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XINHUA NEWS SERVICE REPORTS FROM THE AFRICAN CONTINENT

 
At least 10 killed in western Tanzania as bus collides with cargo train

DAR ES SALAAM Tanzania (Xinhua) -- At least 10 people died on the spot and 23 others were injured on Wednesday after a bus collided with a cargo train in Tanzania’s western region of Kigoma, police said.

Martin Otieno, the Kigoma regional commander, said the bus was thrown 100 metres away from the site of the collision, leaving many passengers trapped in the wreckage.

“Rescuers are still pulling passengers trapped in the wreckage of the bus. We fear that the number of people killed in the grisly accident might rise,” Otieno told an independent television station.

“Some bodies of the victims were in pieces. It is the worst road accident to have occurred in Kigoma region in recent memory,” said Otieno.

He said the bus was travelling from Kigoma town, on the shores of Lake Tanganyika, the longest freshwater lake in the world, to Tabora region in central Tanzania.

Otieno said the cargo train was moving from the east African country’s commercial capital Dar es Salaam to Kigoma.

“The bus left Kigoma town at 6 am when visibility was still poor. We suspect the driver of the bus could not see the oncoming train. But we are still conducting investigations to establish the cause of the accident,” said the senior police officer.

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EARLIER REPORTS:

Cholera kills 15, hospitalizes hundreds in western Tanzania

ARUSHA Tanzania (Xinhua) -- At least 15 people have died and 397 others hospitalized in the last three weeks following a cholera outbreak in western Tanzania’s district of Sumbawanga, an official said Tuesday.

Fani Mussa, Sumbawanga District Medical Officer, said that health experts have continued to strengthen efforts to battle the water-borne disease that can cause acute diarrhoea.

He called on concerted efforts from all stakeholders in tackling the disease which erupted in mid-May.

“Medical officials are doing everything at their disposal to manage the disease including carrying out educational and sensitisation of community members,” Mussa said in an interview.

He, however, cited poor response from the community on adhering to hygiene measures and rules as among the major setbacks that made it difficult to contain the disease.

According to him, the outbreak is as a result of residents drinking unsafe water during rice harvesting season.

In November last year, another cholera outbreak in the region claimed seven people. It was controlled in March this year.

In 2015, a major cholera outbreak that hit the East African nation claimed an estimated 166 lives.

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Tanzania unveils measures to curb retaliatory wildlife killings

ARUSHA Tanzania (Xinhua) -- Tanzania is striving to contain retaliatory killings in protected areas following reports of nine lions killed in Nyichoka village, close to the Serengeti National Park in the north, a senior official said Wednesday.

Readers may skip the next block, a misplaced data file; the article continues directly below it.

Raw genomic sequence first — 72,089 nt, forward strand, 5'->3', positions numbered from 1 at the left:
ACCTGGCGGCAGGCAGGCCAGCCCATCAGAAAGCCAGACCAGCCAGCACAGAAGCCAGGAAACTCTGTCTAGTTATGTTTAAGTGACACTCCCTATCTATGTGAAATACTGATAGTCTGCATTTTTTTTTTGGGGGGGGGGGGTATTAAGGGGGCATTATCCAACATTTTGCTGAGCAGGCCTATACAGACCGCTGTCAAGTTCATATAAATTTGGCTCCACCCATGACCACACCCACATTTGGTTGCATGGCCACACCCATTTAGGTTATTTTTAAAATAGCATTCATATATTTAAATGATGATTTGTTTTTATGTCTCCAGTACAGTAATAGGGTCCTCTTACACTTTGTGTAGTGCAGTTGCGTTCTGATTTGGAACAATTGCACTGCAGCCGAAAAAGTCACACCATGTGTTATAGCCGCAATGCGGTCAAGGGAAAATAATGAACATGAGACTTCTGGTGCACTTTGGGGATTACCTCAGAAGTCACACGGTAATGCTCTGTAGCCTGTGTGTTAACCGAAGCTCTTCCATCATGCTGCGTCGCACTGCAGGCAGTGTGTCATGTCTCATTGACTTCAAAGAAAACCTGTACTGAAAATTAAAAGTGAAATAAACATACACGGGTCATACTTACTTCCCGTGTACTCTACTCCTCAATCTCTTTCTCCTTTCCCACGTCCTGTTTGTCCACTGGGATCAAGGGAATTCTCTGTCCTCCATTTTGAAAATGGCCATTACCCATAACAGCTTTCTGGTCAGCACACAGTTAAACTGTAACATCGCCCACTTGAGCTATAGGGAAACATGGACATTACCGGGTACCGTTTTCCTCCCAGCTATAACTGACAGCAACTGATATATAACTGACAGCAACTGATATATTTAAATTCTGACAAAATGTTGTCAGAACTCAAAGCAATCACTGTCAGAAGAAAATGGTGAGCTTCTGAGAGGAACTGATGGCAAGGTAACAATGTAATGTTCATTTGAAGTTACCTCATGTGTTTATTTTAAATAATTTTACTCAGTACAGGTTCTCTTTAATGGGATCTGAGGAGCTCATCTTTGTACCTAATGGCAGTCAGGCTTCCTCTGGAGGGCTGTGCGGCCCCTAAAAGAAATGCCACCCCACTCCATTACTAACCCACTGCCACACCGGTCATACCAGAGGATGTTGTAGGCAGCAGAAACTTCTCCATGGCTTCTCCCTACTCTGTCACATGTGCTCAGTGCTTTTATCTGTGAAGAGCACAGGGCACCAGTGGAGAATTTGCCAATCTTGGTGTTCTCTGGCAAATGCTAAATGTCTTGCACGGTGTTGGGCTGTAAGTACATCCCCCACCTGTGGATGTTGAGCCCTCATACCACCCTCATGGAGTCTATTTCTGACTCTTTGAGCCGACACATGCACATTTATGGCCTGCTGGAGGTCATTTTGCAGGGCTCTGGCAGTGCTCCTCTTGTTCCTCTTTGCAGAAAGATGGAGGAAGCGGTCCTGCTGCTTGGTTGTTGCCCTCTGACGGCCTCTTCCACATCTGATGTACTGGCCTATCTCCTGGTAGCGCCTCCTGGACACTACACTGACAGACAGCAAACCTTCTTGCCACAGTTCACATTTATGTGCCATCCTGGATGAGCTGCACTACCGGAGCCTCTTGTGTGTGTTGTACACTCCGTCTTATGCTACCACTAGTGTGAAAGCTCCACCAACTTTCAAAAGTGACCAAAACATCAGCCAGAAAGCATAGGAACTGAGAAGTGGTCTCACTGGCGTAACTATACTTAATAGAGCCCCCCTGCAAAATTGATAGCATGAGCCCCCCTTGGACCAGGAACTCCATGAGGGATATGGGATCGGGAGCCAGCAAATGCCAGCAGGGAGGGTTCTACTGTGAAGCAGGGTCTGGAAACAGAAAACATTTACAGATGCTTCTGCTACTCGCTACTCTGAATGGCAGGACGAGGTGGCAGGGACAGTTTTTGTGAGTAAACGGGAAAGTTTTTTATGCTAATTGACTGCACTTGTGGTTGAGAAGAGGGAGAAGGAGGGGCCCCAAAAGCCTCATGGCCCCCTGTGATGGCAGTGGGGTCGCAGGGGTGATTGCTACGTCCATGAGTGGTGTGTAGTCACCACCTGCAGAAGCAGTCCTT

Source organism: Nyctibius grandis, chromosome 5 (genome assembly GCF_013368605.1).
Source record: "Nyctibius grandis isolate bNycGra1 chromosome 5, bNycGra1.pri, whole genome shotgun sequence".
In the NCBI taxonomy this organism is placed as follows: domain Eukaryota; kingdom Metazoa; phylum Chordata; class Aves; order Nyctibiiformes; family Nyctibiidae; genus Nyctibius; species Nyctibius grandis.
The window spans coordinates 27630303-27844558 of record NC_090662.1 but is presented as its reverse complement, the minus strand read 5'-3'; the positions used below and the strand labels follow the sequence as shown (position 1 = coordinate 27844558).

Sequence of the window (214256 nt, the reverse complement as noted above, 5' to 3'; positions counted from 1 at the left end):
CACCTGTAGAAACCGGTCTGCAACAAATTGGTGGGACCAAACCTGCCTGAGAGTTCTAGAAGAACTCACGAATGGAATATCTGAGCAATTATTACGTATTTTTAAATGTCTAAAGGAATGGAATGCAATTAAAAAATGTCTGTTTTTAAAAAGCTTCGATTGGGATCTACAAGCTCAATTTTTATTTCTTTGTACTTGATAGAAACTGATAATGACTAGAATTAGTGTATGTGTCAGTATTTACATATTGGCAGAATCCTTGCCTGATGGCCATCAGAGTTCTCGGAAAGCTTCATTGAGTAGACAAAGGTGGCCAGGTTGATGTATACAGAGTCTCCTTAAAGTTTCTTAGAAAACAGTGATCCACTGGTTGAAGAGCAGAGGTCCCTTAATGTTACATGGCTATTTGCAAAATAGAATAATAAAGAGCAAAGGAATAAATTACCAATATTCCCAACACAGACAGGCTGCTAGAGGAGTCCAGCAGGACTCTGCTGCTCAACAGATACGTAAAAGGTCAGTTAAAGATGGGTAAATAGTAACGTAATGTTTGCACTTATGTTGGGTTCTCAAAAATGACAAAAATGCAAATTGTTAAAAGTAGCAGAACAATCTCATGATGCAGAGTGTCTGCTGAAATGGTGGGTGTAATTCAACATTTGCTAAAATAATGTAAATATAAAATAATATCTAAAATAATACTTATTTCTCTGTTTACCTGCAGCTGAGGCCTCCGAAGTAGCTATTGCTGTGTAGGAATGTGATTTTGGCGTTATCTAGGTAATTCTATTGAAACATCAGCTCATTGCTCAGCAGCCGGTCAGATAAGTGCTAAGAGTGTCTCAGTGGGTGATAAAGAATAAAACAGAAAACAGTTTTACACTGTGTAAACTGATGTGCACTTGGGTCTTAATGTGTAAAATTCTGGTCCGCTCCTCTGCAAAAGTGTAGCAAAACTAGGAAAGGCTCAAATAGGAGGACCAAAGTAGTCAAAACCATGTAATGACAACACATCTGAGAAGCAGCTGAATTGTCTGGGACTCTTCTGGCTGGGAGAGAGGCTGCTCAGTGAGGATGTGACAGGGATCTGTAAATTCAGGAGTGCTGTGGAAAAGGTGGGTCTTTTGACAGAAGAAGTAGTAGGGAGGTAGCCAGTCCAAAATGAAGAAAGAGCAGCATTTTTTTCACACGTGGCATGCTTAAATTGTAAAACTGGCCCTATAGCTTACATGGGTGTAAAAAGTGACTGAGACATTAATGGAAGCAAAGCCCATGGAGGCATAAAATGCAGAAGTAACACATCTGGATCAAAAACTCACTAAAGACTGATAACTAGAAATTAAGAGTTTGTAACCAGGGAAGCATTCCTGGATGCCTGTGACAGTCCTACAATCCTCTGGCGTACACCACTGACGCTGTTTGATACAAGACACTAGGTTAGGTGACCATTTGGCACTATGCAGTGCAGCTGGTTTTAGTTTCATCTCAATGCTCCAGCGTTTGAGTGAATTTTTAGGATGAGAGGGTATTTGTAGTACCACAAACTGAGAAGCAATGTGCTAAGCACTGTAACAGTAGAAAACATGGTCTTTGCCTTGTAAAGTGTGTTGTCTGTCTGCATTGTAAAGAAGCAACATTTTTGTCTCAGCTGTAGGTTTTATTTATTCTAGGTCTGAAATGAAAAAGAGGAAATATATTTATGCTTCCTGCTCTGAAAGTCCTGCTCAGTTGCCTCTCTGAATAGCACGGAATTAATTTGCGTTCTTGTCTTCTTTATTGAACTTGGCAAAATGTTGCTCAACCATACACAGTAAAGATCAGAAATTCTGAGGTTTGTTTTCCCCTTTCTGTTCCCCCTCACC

Gaudence Milanzi, Permanent Secretary in Ministry of Natural Resources, said in an interview that apart from putting in place a national task force on anti-poaching, the government will also embark on educating the public on the importance of conserving the wildlife and its natural habitat.

The East African nation’s move came after the recent poisoning of nine lions at Nyichoka Village.

Milanzi acknowledged that such killings that stem from human-wildlife conflicts were on the rise, calling for urgent interventions in rescuing the situation.

“There is a need of raising more awareness against such killings as it is always the endangered species that become victims of such attacks,” the official said, observing that curbing such conflicts was still a challenge as most of the incidents occurred in open areas.

“They don’t happen in national parks, they happen in open areas and this makes it difficult for the wildlife rangers to monitor the animals as they can not be everywhere at the same time,” he said.

He said it was equally important for the people living near the protected areas to acknowledge the importance of wildlife economically and ecologically.

On Tuesday, Hamis Kigwangalla, Tanzania’s Natural Resources and Tourism Minister, condemned the killings.

It was reported that the lions were poisoned to death and some were found with their legs, tails severed by unknown people.

This is not the first time such endangered species have fallen prey to retaliatory killings.

In February , six lions and 74 vultures were found dead near Ruaha national park after they were poisoned to death.

Officials with the ministry said the way the animals were killed suggested they had been poisoned by local herdsmen amid an escalating human-wildlife conflict in the country.

Tanzania’s tourism sector, which depends heavily on wildlife safari, is the biggest foreign exchange earner, but there are growing clashes between wildlife populations, farmers, and livestock keepers.

           

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